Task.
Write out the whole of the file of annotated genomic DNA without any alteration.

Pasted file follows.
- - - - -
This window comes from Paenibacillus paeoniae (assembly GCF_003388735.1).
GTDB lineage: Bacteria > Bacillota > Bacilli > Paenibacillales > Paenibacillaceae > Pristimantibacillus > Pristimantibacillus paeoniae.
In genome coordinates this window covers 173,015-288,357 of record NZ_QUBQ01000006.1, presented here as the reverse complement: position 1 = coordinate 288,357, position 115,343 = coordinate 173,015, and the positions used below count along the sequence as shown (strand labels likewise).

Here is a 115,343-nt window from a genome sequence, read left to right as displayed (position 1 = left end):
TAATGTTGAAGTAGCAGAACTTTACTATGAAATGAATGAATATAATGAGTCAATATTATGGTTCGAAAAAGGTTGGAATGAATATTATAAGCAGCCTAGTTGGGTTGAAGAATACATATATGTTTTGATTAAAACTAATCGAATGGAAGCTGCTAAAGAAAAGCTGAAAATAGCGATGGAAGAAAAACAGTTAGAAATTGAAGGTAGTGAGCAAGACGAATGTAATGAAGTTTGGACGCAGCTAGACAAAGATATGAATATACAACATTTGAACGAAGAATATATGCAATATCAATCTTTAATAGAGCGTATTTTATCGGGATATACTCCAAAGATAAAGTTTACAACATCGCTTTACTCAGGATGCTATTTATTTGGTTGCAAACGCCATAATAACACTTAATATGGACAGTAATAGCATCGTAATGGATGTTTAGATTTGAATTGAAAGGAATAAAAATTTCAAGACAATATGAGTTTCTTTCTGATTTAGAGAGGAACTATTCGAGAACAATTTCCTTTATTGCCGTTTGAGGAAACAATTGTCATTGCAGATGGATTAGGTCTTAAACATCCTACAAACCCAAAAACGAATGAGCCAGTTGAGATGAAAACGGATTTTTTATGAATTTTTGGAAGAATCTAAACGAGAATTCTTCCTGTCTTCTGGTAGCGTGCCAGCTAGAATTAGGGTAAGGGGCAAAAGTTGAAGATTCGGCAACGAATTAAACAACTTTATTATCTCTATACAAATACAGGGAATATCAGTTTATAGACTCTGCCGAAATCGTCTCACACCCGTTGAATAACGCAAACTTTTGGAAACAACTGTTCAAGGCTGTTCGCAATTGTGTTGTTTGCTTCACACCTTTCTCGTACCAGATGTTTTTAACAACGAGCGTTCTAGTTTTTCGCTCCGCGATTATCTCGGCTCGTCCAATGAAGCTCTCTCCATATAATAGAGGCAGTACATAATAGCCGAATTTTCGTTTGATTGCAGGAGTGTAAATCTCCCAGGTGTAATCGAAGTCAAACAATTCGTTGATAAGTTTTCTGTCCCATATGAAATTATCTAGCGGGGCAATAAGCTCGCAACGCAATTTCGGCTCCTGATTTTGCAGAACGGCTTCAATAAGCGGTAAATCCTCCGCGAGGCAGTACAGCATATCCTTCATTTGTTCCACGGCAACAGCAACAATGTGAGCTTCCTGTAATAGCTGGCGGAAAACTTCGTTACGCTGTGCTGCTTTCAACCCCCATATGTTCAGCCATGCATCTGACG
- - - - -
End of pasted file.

This window comes from Paenibacillus paeoniae (assembly GCF_003388735.1).
GTDB lineage: Bacteria > Bacillota > Bacilli > Paenibacillales > Paenibacillaceae > Pristimantibacillus > Pristimantibacillus paeoniae.
In genome coordinates this window covers 173,015-288,357 of record NZ_QUBQ01000006.1, presented here as the reverse complement: position 1 = coordinate 288,357, position 115,343 = coordinate 173,015, and the positions used below count along the sequence as shown (strand labels likewise).

Here is a 115,343-nt window from a genome sequence, read left to right as displayed (position 1 = left end):
TAATGTTGAAGTAGCAGAACTTTACTATGAAATGAATGAATATAATGAGTCAATATTATGGTTCGAAAAAGGTTGGAATGAATATTATAAGCAGCCTAGTTGGGTTGAAGAATACATATATGTTTTGATTAAAACTAATCGAATGGAAGCTGCTAAAGAAAAGCTGAAAATAGCGATGGAAGAAAAACAGTTAGAAATTGAAGGTAGTGAGCAAGACGAATGTAATGAAGTTTGGACGCAGCTAGACAAAGATATGAATATACAACATTTGAACGAAGAATATATGCAATATCAATCTTTAATAGAGCGTATTTTATCGGGATATACTCCAAAGATAAAGTTTACAACATCGCTTTACTCAGGATGCTATTTATTTGGTTGCAAACGCCATAATAACACTTAATATGGACAGTAATAGCATCGTAATGGATGTTTAGATTTGAATTGAAAGGAATAAAAATTTCAAGACAATATGAGTTTCTTTCTGATTTAGAGAGGAACTATTCGAGAACAATTTCCTTTATTGCCGTTTGAGGAAACAATTGTCATTGCAGATGGATTAGGTCTTAAACATCCTACAAACCCAAAAACGAATGAGCCAGTTGAGATGAAAACGGATTTTTTATGAATTTTTGGAAGAATCTAAACGAGAATTCTTCCTGTCTTCTGGTAGCGTGCCAGCTAGAATTAGGGTAAGGGGCAAAAGTTGAAGATTCGGCAACGAATTAAACAACTTTATTATCTCTATACAAATACAGGGAATATCAGTTTATAGACTCTGCCGAAATCGTCTCACACCCGTTGAATAACGCAAACTTTTGGAAACAACTGTTCAAGGCTGTTCGCAATTGTGTTGTTTGCTTCACACCTTTCTCGTACCAGATGTTTTTAACAACGAGCGTTCTAGTTTTTCGCTCCGCGATTATCTCGGCTCGTCCAATGAAGCTCTCTCCATATAATAGAGGCAGTACATAATAGCCGAATTTTCGTTTGATTGCAGGAGTGTAAATCTCCCAGGTGTAATCGAAGTCAAACAATTCGTTGATAAGTTTTCTGTCCCATATGAAATTATCTAGCGGGGCAATAAGCTCGCAACGCAATTTCGGCTCCTGATTTTGCAGAACGGCTTCAATAAGCGGTAAATCCTCCGCGAGGCAGTACAGCATATCCTTCATTTGTTCCACGGCAACAGCAACAATGTGAGCTTCCTGTAATAGCTGGCGGAAAACTTCGTTACGCTGTGCTGCTTTCAACCCCCATATGTTCAGCCATGCATCTGACG